#11 Love4Ever, May 16, 2018 at 3:54 PM
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  12. Destin

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    It's not just almost a necessity - it's required in the vast majority of the country. If you don't live downtown in a city you need a car in America. Especially in the south and midwest it's really common for people to live 30+ miles away from where they work with no way to get there other than a car. Medium sized cities do have buses but they aren't very good usually, and it's mainly only people who can't afford a car who use them, almost no one uses them by choice.

    The city I live in has both city buses and university buses only for students available, but most people drive anyway. The university is only two miles from where I live, so I could just sit on a bus for 5 minutes or walk there in 20 minutes but I drive instead (and spend 15 minutes looking for a parking spot since it's always crowded). It doesn't really make sense, but we're just used to using our cars in all circumstances.
     
  13. Tim Reece

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    If anyone from Europe decides to come to the southern United states, get a serving of biscuits and white gravy. Honest to god, it's one of the best things you can get here is biscuits and gravy in an old Mom N' Pop restaurant. That and we have a lot of leather works shops here, non of it being faux leather, so if you don't like real leather then skip them. We also have a lot of car shows and what not. In the spring/summer seasons we have a bunch of them, most of the cars being either really old 1930s - 1950s model hot-rods, customs, or rat rods. So if you're into American cars, come down here. Though the southern states are pretty conservative, most folks won't do anything to harm you (cause a lot of people are baptist/Methodist here).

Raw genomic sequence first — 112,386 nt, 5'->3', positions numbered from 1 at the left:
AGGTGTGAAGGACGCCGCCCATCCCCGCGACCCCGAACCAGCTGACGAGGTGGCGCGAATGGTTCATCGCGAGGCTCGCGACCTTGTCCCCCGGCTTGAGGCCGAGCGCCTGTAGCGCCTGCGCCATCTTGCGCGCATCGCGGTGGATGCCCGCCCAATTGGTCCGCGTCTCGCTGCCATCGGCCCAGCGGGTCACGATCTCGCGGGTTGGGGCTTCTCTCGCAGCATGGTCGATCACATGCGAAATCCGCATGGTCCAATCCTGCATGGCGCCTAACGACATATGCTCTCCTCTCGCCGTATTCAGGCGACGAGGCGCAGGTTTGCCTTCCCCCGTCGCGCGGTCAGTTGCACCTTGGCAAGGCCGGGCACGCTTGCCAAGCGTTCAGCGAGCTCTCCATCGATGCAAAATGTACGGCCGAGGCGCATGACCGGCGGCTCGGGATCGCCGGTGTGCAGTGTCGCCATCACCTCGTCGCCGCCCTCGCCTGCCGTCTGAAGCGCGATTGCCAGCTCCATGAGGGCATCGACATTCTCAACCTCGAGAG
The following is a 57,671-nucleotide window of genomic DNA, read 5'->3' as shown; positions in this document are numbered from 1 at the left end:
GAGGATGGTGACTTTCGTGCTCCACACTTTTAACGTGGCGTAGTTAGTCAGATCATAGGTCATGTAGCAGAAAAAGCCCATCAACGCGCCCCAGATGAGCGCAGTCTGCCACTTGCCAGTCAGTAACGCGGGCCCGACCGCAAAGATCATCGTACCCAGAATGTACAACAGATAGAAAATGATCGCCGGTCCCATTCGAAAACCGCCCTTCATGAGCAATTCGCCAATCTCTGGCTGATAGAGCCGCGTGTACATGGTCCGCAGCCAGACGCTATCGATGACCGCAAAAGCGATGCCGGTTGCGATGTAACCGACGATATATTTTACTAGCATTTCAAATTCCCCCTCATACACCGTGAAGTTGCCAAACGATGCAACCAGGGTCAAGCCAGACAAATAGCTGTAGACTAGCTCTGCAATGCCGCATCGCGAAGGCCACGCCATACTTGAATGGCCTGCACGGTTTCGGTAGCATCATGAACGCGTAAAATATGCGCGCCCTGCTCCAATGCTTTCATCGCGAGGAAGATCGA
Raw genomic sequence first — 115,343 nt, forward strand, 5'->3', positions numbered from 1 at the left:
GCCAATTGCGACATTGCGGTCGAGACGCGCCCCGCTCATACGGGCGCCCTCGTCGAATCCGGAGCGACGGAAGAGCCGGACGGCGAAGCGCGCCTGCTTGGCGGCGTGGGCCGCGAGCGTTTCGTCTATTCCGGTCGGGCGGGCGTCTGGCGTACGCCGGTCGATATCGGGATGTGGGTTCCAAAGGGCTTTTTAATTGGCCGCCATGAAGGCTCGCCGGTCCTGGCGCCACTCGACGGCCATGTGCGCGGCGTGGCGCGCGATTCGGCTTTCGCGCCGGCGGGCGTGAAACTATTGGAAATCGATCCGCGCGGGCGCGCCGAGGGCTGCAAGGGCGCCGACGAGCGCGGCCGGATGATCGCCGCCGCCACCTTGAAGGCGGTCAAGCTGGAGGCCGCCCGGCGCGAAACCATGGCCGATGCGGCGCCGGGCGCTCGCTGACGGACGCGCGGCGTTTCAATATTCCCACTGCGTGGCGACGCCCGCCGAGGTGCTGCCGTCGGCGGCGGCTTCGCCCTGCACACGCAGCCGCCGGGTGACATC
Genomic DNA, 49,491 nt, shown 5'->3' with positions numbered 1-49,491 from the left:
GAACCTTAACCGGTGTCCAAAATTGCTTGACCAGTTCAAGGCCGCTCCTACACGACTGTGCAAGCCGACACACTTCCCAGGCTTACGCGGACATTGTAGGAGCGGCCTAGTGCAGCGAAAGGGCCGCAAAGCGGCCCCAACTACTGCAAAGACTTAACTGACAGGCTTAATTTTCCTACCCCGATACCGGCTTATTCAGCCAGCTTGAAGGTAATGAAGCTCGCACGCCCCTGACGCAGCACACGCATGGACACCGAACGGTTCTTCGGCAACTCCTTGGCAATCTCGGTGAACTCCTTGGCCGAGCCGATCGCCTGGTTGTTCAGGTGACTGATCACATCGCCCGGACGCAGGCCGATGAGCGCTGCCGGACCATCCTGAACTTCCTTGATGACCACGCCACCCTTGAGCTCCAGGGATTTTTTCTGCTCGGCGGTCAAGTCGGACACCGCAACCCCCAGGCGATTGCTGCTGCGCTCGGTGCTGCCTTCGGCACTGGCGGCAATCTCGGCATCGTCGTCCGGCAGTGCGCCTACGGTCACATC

Also, Bikers. Bikers everywhere. Mostly older dudes on Harley-Davidson bikes.

    But enough about that stuff, anything interesting or worth checking out if an American comes to your country?
     
  14. Shorthaul

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    The mid west isn't even that bad. I have worked in towns where super popular places like McDonalds, Starbucks or Wal-mart are an hour or more away and that is fling down the highway at 75mph or a hair over 120kph. I have been places where not only do you not have Cell phone coverage, but even AM radio doesn't reach you. And that is in the main 48 states.

    The north east, or New England area is a bit like Europe; lots of people not much space, public transportation (though it is utter rubbish compared to the rest of the world).
    The south is pretty religious, and generally slow to accept anything that isn't in the bible. Lots of; guns, bugs and humidity so bad you never feel dry.
    The mid west is generally; flat, boring, lots of farming and the weather tries to kill you. Lots of BBQ and church and guns.
    The mountain west has super large cities and uninhabited places where you could easily get attacked or eaten by; wolves, bears, mountain lions. Guns, skiing, camping, Coors and Budweiser
    The southwest is f ing hot, with lots of Mexican food places and also has lots of wide open nothing where most of the wildlife would like to take a bite out of you or poison you, if you don't die of dehydration first. Guns, Native American casinos.
    The Pacific north west is either bible thumpers or pot smokers who dress like slobs and drink expensive seasonal beer. Also, bears, wolves and mountain lions.
    Which leaves California... Which is a bit of all the others with lots of rich white people who think they are better than everyone else and have sky rocketing costs of living.

    I'm a bit cynical, so the above is both sarcasm and broad generalizations. However the only wild animals I have ever really been worried about are rattle snakes or moose. Moose are kind of like hippos, just foul tempered assholes.
     
  15. emerry

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    Moose? :O Those are endangered, aren't they? At least here. Yeah, it seems like you have more wildlife there...

    I'd say where I live is pretty boring cuising-wise, but if you happen to be in France, Italy, Spain or Greece, feel free to try pretty much everything, it's so good! I don't know about the Balkans, tho, it's more difficult to travel there, because they are not in the EU and there are wars and whatnot. It must be interesting for an american to sightsee the historical buildings. In small towns, it's common to have e.g. a church that dates back to the 16th century. Of course, larger medieval old towns are more interesting and are mostly really pretty. You get palaces and castles too. Other than that it depends where you go, the tourist attractions will be specific to that place/country.